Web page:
Gustav Anjou, Fraudulent Genealogist

Started by Justin Swanström on Tuesday, April 26, 2011

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4/26/2011 at 11:23 AM

At one time or another most of us have run into Gustav Anjou and his incredibly creative research. He was a man with an eye for the market. His middle class American clients wanted glittering genealogies studded with famous historical figures. And, that's what he gave them. Unfortunately for his legacy, tastes have changed. Most of us now want accuracy more than glitz.

Anjou worked on hundreds of families. We've had a few discussions focused on correcting Anjou's work, so the curators have suggested it would be helpful to have a central project to publicize the Anjou problems and let us all work collectively to get them fixed.

So, my question to all of you is this: what's your favorite Gustav Anjou story? Did he claim to have evidence that your ancestor was descended from Henry VIII? From Shakespeare? Did your ancestor make an otherwise unknown voyage to the New World? Was she an illegitimate daughter of one of the Bourbon kings? Let's hear some real horror stories!

4/27/2011 at 11:35 PM

By the way, to add to Justin's engaging introduction, we started a Project about the great genealogical faker, and there we have links to lists of genealogies he wrote, researched or influenced. There is a list of family names of East Coast American families whose supposed ancestry was wrongly linked to generations of glittering European nobility. I imagine that many of those erroneous trees circulating on the web can be traced back to Anjou's work. Check out the project here, and join or follow it: http://www.geni.com/projects/Gustav-Anjou-Fraudulent-Genealogist

5/17/2011 at 1:19 PM

A claim against one of my wife's ancestors, Aert Pietersen Tack, is mentioned in "Ulster County, N.Y. probate records" authored by Gustave Anjou

The Tack surname is not listed in any of the Anjou watch lists I have seen. No claim of paternity or descent from Aert Pietersen Tack is made in the probate records compiled by Anjou.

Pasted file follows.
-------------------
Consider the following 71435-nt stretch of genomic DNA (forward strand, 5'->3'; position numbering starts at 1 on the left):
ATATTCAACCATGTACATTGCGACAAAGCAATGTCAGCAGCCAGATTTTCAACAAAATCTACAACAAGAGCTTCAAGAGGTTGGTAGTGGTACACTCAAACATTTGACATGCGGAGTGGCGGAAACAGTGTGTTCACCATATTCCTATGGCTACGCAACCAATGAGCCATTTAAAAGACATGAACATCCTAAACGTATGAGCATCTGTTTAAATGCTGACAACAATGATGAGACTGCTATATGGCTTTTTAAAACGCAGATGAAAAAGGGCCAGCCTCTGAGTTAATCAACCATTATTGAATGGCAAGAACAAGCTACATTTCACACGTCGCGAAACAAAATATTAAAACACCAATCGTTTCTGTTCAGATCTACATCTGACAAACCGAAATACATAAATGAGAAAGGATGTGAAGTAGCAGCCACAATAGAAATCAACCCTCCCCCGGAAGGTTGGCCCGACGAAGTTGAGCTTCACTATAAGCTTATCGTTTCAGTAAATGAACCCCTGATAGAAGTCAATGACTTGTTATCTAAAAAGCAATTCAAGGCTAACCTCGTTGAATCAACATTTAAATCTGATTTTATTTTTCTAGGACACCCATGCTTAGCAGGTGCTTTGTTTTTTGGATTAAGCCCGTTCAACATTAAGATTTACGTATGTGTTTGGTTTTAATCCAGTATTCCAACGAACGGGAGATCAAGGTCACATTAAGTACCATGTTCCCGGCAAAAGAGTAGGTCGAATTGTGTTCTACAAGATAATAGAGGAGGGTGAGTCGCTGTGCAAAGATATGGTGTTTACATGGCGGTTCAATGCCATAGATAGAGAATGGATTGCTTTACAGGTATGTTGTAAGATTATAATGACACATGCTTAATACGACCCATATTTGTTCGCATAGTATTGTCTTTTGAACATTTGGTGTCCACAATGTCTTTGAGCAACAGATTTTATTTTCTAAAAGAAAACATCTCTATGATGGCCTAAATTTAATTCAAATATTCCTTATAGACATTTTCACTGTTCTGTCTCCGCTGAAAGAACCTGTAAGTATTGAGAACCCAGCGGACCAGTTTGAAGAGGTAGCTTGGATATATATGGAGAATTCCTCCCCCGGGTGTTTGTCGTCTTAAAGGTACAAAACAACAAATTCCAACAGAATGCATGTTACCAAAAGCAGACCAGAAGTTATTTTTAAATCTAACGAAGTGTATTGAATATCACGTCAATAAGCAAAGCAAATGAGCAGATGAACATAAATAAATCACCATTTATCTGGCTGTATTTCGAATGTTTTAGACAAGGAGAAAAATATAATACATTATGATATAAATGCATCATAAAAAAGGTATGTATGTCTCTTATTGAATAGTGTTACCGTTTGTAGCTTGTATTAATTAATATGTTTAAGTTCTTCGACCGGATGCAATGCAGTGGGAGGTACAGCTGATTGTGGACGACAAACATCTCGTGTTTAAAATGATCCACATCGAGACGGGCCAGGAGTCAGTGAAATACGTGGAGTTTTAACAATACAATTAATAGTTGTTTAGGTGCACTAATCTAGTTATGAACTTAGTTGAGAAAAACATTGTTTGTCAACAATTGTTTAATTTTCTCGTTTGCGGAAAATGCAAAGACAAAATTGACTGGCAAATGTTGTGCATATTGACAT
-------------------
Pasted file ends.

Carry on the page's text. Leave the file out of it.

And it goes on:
Is there any reason to be concerned that my Aert Pietersen Tack record was added to this project?

5/17/2011 at 4:39 PM

Spencer,

I checked the list and don't see a Tack included in the project. You can check for yourself here:

http://www.geni.com/projects/people/Gustav-Anjou-Fraudulent-Genealo...

You'll probably want to monitor the list yourself, checking from time to time.

5/18/2011 at 5:37 AM

Photo_silhouette_m_thumb2
Aert Tack (1626 - d.)

Source: Gustav Anjou: Ulster Co, NY Probate Records: Page 184--July 10, 1664. Sweerus Teunissen, successor of Jan Barentsen Wemp, deceased, requests his money fro Aert Pietersen Tack, who left this p... read more

He's still in there.

5/24/2011 at 9:02 PM

Spencer, I would be concerned about any Anjou material; they cannot be trusted!

5/18/2012 at 6:55 PM

Corrupt Genealogists and the Tools They Like
Gustave Anjou’s Genealogical Fingerprints
Michael Sortomme © 2012
www.michaelsortomme.com
1. One of Anjou’s genealogical signatures, commonly seen in trees connected to the 189 founding Colonial Families of the United States and in English and Scottish noble lines, is to erase three generations of women in a row, so you have fathers but no mothers. Without maiden names, lines shrivel and die into dead-ends. This practice was used in the royal lines in Europe when illegitimate births happened in every generation, in order to hide their dalliances with women who were considered “less-than”. But the mighty King’s seed had to be “protected and preserved” at all cost and the progeny created, secured and fitted with titles, without the rest of her/his family in tow. Anjou brought this practice to the US and, unfortunately, it has continued on to this day, contaminating almost every ancestry site on the web, including GENI and Ancestry.com.